|From flatland to highlands - Off to the mountains!|
|Impressions from inside 500 year old Dachstein ice cave|
With just a map and limited rations, I left the mountain station near the ice cave and started the onward journey to the top. And boy, the mountains can get tricky! The first three hours of walk was good, with me taking breaks in between for water and taking pictures. I didn't meet another hiker on the way and around midday I reached the first signpost near Heilbronner Kreuz, and thats when the weather started changing real fast and bad. On the signpost it was written that a 14 member school group got killed here in 1954 on a snowstorm. Wow, that piece of info didn't quite help me at that point of time because turning back was out of question due to visibility getting worse every minute with fog. With barely any phone network and nobody around, only horrific images from the movie 127 Hours flooded my mind. On the left side of my narrow trail was a deep abyss, the depth of which I couldn't perceive due to the fog, and then the wind started howling hard carrying flecks of ice from the top of the mountain. I had to hold onto whatever little vegetation I could, and not get blown off the mountain. Waiting there forever wasn't an option for me. So I walked on, taking no more than two steps at time and then waiting for the path to clear ahead a bit. Never in my life I felt this scared and excited at the same time! Living at the mercy of your own decisions is indeed exhilarating at times.
|Between devil and deep abyss - tough choice to make at 2100m|
I am glad I didn't listen to my fears then and continued till I reached Five Fingers. From heavy fog and wind, the weather miraculously cleared by the time I reached the peak. And what a view from the top! I don't know how long I stayed there in silence - I finished my packed lunch and laid in the ground. It was so peaceful, like being in a meditative state of mind, not thinking of anything but simply soaking in the grandeur of the nature around me. It was like letting go of familiarity and trusting the unknown. I was vulnerable and completely at the mercy of the nature, and that forced me to trust my own instincts and not go on autopilot mode instead. This experience in turn opened my heart to what was around me, and at the same time forced me to be alert. Vulnerability made me feel more alive.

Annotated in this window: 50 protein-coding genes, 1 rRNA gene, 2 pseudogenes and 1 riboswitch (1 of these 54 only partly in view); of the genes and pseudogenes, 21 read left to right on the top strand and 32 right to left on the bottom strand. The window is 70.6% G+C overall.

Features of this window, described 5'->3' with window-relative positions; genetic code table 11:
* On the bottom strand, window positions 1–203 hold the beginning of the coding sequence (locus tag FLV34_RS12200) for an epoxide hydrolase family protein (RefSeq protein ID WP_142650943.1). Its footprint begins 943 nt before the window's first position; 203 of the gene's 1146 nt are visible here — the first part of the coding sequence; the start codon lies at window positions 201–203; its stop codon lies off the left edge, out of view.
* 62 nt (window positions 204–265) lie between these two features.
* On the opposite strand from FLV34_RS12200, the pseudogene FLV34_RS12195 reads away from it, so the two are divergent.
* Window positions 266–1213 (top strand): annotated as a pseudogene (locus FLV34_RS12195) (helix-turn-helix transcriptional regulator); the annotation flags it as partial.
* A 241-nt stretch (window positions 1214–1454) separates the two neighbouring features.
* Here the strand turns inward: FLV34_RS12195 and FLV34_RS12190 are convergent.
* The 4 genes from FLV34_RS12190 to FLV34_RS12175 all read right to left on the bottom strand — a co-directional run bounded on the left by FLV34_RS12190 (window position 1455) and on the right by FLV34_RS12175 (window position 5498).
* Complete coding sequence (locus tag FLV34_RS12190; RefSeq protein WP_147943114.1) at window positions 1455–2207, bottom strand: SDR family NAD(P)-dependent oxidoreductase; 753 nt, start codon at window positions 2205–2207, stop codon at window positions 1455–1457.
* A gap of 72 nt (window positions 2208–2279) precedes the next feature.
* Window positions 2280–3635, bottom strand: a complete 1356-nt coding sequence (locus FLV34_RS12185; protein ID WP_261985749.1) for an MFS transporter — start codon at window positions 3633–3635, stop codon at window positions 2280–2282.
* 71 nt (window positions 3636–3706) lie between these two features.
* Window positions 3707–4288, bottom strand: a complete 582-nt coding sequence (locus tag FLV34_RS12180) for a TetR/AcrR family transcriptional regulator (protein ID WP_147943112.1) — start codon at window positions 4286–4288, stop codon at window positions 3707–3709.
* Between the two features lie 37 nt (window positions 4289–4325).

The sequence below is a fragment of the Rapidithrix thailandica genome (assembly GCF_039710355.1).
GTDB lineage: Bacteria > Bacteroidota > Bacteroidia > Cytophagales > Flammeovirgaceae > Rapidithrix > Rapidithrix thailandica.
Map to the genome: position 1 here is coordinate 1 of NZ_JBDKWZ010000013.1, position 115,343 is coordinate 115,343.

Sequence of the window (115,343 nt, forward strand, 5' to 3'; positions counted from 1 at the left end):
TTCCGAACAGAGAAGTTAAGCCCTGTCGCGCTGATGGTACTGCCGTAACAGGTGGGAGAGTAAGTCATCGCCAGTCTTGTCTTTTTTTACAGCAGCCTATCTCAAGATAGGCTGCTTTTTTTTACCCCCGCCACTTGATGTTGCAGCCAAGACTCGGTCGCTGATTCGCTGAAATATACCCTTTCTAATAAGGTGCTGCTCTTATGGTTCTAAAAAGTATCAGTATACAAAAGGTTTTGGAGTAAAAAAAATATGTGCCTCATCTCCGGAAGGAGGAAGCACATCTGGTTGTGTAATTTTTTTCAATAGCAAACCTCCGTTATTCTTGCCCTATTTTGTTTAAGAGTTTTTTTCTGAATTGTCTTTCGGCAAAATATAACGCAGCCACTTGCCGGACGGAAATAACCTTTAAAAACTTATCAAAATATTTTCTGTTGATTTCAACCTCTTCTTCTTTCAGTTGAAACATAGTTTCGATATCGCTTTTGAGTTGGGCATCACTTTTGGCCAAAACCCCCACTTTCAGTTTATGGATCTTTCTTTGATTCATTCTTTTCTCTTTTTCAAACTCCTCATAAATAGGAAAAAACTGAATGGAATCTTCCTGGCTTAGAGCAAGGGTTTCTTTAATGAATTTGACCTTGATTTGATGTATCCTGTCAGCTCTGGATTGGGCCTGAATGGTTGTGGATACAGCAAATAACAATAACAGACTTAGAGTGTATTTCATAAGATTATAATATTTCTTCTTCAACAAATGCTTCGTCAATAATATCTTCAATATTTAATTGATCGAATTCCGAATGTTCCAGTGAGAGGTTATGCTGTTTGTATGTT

|Fortitudine Vincimus—by endurance we conquer|
It was late afternoon by the time I made my decent from there. The mountains revealed another side of me and I was not entirely pleased. So I took the next train out of that region. Later that evening, I reached the city of Salzburg which was filled with old world charm, spectacular architecture, connection to the Sound of Music and for being the birthplace of the world’s most prolific composer, Wolfgang Mozart. So after checking-in for the night at a backpacker's hostel, I did touristy stuff in the city the next day. Everything is ideal about the city- Ideally clean, ideally gray, severe, and ascetic as a monastic cell. While walking along Salzach river, I even pondered whether to write about Salzburg at all or not - everything was in such order that it made me suffocate. But then again one cannot blame the city which was ruled by bishops for too long - till the very 19th century. In my opinion, this fact left some kind of an imprint on the appearance of the city and its lifestyle, and that gray May day has significantly deepened such an impression. Churches, abbeys, and castles predominate the overall picture, you know what I mean?
Even the great Mozart couldn't resist a McDonald's right in front of his birth house.